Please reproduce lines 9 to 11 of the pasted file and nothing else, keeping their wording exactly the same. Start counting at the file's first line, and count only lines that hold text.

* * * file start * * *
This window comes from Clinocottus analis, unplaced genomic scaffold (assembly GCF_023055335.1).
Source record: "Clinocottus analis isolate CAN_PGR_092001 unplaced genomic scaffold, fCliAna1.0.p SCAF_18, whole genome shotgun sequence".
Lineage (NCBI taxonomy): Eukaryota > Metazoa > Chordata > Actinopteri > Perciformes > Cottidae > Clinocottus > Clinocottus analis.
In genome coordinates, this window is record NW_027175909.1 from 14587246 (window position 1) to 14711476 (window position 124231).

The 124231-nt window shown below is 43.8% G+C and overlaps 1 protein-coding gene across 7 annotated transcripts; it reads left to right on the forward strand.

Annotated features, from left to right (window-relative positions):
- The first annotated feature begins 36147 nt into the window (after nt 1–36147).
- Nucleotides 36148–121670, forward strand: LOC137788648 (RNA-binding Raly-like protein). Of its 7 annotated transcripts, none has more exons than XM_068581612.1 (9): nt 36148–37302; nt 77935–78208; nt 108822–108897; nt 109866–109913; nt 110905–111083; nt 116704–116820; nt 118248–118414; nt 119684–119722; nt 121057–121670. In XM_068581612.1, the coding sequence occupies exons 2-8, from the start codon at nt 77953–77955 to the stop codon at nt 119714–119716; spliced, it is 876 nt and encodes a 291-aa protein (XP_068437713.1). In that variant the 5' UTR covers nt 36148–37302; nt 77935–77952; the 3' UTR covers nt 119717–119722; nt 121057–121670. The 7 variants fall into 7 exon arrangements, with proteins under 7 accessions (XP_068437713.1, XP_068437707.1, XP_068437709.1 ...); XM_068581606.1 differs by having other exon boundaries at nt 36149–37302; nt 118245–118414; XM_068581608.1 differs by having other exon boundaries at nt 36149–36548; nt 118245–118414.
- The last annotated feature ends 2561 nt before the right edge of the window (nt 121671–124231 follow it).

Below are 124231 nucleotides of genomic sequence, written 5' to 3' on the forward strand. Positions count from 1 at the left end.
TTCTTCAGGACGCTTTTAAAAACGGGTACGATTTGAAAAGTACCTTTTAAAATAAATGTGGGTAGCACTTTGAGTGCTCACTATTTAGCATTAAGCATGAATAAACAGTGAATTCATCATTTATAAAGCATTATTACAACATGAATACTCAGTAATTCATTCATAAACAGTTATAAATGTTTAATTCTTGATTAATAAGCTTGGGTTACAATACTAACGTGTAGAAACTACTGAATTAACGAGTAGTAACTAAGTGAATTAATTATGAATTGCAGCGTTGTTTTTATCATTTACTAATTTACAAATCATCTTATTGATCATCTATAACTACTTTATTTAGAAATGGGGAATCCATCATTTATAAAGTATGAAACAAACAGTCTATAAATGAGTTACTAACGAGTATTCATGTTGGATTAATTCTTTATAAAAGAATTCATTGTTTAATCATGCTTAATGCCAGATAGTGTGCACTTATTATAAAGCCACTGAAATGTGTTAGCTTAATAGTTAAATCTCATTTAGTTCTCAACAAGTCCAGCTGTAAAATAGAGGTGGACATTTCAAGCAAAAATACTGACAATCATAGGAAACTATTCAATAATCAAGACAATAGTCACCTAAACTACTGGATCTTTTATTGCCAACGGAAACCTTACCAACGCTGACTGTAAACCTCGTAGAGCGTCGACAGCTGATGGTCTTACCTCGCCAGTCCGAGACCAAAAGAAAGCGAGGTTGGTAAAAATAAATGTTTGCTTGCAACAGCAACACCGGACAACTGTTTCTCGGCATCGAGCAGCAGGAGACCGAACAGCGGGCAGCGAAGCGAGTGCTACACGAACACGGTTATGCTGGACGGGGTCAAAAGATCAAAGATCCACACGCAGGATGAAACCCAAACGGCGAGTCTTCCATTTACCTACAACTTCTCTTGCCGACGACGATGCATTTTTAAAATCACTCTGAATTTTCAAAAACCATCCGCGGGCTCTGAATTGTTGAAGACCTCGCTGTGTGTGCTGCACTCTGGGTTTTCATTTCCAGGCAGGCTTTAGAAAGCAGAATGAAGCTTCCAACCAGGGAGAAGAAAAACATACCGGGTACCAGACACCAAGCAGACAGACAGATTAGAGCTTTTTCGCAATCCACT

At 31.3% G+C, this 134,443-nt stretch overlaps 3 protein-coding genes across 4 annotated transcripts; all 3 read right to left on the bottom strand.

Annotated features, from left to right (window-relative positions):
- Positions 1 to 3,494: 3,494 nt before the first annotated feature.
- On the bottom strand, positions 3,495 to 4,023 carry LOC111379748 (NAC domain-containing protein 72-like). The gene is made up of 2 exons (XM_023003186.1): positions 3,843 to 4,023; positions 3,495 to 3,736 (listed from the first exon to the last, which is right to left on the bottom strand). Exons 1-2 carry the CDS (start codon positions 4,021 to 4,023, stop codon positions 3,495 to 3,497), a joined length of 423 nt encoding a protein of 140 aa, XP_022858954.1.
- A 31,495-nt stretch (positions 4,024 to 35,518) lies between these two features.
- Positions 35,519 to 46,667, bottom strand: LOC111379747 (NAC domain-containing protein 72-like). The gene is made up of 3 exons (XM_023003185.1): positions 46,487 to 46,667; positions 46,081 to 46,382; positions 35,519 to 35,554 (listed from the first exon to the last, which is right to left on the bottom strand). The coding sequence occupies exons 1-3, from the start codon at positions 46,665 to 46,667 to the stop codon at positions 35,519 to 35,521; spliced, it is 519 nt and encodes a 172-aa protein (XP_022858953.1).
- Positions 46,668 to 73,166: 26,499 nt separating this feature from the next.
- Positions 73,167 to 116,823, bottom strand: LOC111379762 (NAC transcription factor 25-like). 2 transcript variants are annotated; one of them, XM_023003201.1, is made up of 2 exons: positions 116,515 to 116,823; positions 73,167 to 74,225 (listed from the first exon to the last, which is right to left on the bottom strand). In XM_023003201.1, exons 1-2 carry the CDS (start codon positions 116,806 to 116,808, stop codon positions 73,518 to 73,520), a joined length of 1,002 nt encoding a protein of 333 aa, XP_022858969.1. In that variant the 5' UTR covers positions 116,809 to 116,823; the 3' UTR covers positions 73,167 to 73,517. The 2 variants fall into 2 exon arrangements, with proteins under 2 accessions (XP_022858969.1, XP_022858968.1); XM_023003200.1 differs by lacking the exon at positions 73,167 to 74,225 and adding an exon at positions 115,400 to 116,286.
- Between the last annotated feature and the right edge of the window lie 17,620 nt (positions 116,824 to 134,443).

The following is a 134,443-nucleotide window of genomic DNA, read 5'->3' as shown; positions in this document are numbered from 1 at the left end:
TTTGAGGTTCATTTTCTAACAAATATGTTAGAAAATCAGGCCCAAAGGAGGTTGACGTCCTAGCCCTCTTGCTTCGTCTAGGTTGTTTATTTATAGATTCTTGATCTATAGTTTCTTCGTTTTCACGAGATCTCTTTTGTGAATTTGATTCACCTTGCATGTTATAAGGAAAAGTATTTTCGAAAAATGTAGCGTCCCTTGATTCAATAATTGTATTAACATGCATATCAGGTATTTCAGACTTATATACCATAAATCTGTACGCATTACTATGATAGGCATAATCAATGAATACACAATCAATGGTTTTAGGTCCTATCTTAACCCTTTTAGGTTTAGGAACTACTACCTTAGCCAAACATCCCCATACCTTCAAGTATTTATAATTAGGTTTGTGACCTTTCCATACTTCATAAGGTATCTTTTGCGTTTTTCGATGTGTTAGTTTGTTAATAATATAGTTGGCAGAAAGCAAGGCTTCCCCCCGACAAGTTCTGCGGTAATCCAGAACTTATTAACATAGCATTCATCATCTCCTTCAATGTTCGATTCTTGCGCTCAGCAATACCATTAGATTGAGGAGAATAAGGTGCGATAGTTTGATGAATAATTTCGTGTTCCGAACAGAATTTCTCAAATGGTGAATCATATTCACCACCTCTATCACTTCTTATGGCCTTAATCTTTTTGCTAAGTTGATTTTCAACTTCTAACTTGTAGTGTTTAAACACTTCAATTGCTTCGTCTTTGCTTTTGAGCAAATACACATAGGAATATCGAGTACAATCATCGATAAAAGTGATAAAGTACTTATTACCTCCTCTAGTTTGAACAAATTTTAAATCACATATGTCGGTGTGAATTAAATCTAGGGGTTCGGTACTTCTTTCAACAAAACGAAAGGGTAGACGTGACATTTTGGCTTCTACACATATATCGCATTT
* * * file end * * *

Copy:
- The last annotated feature ends 2561 nt before the right edge of the window (nt 121671–124231 follow it).

Below are 124231 nucleotides of genomic sequence, written 5' to 3' on the forward strand. Positions count from 1 at the left end.
TTCTTCAGGACGCTTTTAAAAACGGGTACGATTTGAAAAGTACCTTTTAAAATAAATGTGGGTAGCACTTTGAGTGCTCACTATTTAGCATTAAGCATGAATAAACAGTGAATTCATCATTTATAAAGCATTATTACAACATGAATACTCAGTAATTCATTCATAAACAGTTATAAATGTTTAATTCTTGATTAATAAGCTTGGGTTACAATACTAACGTGTAGAAACTACTGAATTAACGAGTAGTAACTAAGTGAATTAATTATGAATTGCAGCGTTGTTTTTATCATTTACTAATTTACAAATCATCTTATTGATCATCTATAACTACTTTATTTAGAAATGGGGAATCCATCATTTATAAAGTATGAAACAAACAGTCTATAAATGAGTTACTAACGAGTATTCATGTTGGATTAATTCTTTATAAAAGAATTCATTGTTTAATCATGCTTAATGCCAGATAGTGTGCACTTATTATAAAGCCACTGAAATGTGTTAGCTTAATAGTTAAATCTCATTTAGTTCTCAACAAGTCCAGCTGTAAAATAGAGGTGGACATTTCAAGCAAAAATACTGACAATCATAGGAAACTATTCAATAATCAAGACAATAGTCACCTAAACTACTGGATCTTTTATTGCCAACGGAAACCTTACCAACGCTGACTGTAAACCTCGTAGAGCGTCGACAGCTGATGGTCTTACCTCGCCAGTCCGAGACCAAAAGAAAGCGAGGTTGGTAAAAATAAATGTTTGCTTGCAACAGCAACACCGGACAACTGTTTCTCGGCATCGAGCAGCAGGAGACCGAACAGCGGGCAGCGAAGCGAGTGCTACACGAACACGGTTATGCTGGACGGGGTCAAAAGATCAAAGATCCACACGCAGGATGAAACCCAAACGGCGAGTCTTCCATTTACCTACAACTTCTCTTGCCGACGACGATGCATTTTTAAAATCACTCTGAATTTTCAAAAACCATCCGCGGGCTCTGAATTGTTGAAGACCTCGCTGTGTGTGCTGCACTCTGGGTTTTCATTTCCAGGCAGGCTTTAGAAAGCAGAATGAAGCTTCCAACCAGGGAGAAGAAAAACATACCGGGTACCAGACACCAAGCAGACAGACAGATTAGAGCTTTTTCGCAATCCACT